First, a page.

As shown in FIGS. 2 and 3, shorting switches 72a, 72b or the like switches my short out ferroelectric current generator 45, 45' when expanding armature 63 breaks or fractures electrical insulation pads or plates 74a, 74b, and is driven against the switches to electrically short out electrical conductors 56a, 56b moving the ferroelectric current generator 45, 45' from the circuit early in the operation of the explosively driven current generator 48, 48'. Discharge of ferroelectric current generator through the coil 62, load 77 and return or ground lead 76 creates an excitation current in the circuit and sets up a magnetic field in coil 62. The shorting switches 72a, 72b are closed at a predetermined delay interval so that the exciting current and magnetic field of the coil are at a maximum upon switch closure. The current returns from the load 77 on ground wire 76 which is disposed adjacent to the length of but not in contact with coil 62.
Closing of switches 72a, 72b, electrically shorts the ferroelectric current generator 45, 45' our of the circuit and a very gradual decay of the current in the magnetic field in coil 62 starts due to the large ratio of inductance to resistance in the circuit. This current establishes the initial field in the explosively driven current generator 48, 48'. The armature continues to expand, decreasing the inductance of the coil which results in an increase of the current, since the inductance-current product is maintained constant except for losses due to magnetic flux penetration into the coil and into the armature. As the armature expands further, it strikes the coil turns 62 and progressively removes them from the circuit by sweeping the coil turns 62 against the ground wire 76, to cause conduction between the coil and the ground wire. After the high excitation current or initial current is established in the generator coil, the expanding armature shorts out successive turns in said sweeping step as diagrammatically illustrated by lines 75a, 75b in FIG. 2, effecting efficient generation of electrical energy as known in the art. This results in a large decrease in inductance per unit time and a rapid increase or multiplication in the current in the load cables.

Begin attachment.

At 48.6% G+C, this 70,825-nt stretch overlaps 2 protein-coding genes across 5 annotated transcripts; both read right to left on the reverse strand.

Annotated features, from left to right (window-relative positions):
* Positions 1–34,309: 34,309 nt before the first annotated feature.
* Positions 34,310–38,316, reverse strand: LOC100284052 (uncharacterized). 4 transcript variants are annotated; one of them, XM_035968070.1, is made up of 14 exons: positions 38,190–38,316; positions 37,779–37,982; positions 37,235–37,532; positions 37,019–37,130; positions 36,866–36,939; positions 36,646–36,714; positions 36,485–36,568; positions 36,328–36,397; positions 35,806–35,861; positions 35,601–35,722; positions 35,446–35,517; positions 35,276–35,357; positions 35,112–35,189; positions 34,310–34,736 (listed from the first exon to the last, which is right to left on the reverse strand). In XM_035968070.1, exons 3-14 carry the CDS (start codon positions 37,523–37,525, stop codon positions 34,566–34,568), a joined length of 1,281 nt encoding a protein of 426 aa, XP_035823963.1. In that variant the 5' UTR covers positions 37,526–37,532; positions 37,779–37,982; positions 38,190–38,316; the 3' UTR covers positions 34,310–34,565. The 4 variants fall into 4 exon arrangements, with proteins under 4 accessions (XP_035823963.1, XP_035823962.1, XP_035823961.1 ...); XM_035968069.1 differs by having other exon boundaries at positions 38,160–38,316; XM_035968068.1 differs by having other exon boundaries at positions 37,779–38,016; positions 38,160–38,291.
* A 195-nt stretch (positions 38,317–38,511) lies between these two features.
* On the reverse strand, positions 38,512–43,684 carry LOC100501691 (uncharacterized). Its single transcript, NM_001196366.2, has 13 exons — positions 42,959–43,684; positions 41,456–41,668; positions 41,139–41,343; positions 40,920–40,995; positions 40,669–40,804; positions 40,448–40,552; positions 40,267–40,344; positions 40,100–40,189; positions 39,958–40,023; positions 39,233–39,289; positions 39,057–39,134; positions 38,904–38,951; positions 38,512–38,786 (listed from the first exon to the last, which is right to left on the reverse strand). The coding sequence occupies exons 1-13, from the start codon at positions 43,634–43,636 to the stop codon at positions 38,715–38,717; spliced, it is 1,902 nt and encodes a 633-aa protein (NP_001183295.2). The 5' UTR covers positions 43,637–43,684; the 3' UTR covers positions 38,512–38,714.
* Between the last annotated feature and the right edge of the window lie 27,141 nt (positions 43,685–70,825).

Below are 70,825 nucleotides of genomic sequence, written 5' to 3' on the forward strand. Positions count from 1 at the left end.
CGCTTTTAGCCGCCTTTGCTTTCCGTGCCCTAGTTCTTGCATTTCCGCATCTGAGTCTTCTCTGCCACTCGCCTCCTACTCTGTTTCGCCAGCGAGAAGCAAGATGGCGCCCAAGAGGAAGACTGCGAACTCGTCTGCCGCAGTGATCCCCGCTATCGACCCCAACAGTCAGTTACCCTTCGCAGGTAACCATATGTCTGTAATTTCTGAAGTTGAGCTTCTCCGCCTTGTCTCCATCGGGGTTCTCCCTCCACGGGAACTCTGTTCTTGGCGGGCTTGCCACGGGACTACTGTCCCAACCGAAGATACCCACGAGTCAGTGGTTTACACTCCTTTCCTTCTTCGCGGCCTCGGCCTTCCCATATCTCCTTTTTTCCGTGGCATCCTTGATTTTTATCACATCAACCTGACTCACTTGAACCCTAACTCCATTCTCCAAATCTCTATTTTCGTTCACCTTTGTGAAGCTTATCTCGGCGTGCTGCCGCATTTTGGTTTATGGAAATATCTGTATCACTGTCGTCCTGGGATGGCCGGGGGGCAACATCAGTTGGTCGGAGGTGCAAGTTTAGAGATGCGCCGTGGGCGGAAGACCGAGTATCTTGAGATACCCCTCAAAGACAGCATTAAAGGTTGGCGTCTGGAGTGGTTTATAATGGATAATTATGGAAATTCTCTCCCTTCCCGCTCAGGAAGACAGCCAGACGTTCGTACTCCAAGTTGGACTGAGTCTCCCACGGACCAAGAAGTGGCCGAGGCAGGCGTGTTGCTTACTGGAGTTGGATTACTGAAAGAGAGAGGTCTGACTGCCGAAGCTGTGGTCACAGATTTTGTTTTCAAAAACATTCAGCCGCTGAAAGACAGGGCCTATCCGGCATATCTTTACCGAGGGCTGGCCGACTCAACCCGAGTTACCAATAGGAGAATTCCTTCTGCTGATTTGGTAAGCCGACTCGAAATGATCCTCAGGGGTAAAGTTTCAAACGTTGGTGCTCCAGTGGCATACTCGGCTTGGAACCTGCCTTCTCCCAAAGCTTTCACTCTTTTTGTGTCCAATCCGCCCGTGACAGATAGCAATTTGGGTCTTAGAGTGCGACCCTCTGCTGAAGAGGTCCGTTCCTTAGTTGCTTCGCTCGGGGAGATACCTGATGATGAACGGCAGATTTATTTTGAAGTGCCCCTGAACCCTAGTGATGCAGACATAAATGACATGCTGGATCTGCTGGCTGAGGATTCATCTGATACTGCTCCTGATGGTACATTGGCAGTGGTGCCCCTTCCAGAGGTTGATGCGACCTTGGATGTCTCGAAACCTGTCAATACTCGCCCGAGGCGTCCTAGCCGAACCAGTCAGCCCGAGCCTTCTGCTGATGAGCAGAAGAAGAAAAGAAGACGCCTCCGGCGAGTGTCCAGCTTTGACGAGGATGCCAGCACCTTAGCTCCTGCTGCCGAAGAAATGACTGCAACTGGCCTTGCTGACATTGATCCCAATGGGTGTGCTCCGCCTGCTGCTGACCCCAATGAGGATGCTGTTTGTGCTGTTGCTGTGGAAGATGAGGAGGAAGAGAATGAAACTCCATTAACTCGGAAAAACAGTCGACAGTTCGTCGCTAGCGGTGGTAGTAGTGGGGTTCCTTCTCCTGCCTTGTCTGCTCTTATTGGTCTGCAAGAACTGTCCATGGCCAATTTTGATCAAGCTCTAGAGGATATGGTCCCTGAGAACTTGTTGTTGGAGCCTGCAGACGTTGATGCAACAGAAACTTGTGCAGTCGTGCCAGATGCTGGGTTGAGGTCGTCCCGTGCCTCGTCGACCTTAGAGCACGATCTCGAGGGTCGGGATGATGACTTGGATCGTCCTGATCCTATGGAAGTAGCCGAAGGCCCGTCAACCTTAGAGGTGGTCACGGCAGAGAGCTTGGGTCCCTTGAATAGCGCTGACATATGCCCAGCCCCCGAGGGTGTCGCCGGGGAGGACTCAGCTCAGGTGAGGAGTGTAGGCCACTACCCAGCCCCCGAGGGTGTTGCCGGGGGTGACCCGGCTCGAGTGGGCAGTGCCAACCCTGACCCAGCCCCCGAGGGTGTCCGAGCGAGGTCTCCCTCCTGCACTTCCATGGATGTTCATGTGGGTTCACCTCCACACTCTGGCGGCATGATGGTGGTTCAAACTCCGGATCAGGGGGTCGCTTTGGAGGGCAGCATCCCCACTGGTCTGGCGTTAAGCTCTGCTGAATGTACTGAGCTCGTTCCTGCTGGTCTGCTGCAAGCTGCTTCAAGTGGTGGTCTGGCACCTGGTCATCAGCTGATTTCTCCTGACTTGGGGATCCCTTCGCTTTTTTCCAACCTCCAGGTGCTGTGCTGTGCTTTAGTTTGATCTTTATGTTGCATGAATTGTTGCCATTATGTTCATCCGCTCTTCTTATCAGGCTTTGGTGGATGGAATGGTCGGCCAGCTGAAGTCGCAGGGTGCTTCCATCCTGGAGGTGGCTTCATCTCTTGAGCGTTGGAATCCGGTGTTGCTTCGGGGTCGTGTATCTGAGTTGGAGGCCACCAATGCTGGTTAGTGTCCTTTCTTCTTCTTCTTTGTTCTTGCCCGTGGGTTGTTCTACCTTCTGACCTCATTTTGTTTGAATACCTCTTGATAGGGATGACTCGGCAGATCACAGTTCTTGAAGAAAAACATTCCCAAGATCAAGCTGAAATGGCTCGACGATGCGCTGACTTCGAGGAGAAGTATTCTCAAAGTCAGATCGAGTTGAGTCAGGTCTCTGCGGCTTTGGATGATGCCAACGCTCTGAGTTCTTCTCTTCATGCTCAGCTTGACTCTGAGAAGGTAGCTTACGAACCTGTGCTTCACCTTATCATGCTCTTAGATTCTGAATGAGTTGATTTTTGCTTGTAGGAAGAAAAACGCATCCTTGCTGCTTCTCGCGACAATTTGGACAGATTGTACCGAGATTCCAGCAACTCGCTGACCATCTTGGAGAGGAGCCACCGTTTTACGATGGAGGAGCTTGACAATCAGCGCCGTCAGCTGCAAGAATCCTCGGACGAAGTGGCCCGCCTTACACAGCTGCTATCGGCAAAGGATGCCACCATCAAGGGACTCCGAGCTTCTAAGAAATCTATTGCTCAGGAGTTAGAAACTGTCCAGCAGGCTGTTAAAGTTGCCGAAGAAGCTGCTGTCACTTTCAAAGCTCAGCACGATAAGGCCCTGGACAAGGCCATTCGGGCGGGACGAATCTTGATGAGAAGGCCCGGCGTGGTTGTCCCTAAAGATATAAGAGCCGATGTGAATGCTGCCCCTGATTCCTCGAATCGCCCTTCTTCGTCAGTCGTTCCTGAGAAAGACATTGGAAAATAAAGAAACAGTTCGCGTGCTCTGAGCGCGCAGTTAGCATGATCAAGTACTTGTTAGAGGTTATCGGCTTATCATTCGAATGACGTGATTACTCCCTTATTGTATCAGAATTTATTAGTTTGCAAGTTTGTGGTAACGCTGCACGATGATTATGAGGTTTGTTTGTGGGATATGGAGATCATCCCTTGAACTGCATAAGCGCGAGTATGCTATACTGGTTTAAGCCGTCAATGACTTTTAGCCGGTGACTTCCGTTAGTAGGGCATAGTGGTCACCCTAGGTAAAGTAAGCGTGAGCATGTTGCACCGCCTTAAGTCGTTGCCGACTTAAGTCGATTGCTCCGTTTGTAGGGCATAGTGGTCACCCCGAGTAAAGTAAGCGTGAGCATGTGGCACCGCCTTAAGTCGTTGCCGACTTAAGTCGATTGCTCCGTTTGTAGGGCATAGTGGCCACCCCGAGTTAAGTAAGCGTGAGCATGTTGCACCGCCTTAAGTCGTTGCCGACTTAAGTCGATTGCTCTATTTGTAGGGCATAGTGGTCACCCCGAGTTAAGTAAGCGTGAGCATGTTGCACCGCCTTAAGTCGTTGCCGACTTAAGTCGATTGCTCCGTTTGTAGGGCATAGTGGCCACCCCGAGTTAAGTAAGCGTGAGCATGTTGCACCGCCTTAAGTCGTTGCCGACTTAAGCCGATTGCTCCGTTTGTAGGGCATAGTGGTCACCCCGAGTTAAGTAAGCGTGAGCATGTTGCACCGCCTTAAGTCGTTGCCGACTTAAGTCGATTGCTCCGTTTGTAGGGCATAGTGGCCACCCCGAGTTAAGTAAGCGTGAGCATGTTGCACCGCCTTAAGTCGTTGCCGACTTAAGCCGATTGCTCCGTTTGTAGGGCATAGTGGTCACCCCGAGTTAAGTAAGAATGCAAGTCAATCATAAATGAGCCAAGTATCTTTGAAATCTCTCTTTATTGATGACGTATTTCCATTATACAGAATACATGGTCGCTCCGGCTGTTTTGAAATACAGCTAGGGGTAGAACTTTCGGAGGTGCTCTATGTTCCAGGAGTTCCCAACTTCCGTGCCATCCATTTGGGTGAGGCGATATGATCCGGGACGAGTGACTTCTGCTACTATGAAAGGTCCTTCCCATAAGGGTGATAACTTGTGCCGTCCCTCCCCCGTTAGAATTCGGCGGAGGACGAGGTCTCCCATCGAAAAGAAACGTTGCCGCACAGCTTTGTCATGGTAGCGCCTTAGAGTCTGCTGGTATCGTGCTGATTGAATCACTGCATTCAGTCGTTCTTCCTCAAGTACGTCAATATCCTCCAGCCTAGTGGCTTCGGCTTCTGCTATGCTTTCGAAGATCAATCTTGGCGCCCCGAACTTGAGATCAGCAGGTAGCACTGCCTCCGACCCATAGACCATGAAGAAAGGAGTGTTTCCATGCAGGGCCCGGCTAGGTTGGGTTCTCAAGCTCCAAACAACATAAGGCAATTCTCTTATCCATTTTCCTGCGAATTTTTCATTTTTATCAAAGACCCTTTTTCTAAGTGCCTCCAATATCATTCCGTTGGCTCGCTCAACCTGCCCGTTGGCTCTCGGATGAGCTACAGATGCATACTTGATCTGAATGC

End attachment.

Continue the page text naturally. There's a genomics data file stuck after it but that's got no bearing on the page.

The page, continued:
The driven current generator 48 unit generates a voltage by forcibly decreasing the circuit inductance due to armature movement. This voltage in turn produces the large output current. The inductance L of the single-layer solenoidal coil surrounding the armature is given by
L = KμoN.sup.2 A/1
where K depends on the geometry of the coil and is a function of wire diameter, coil diameter and coil length. The coil turns are equal to N, A is the area which the flux can occupy, μo is the permeability of free space and 1 is the length of the coil.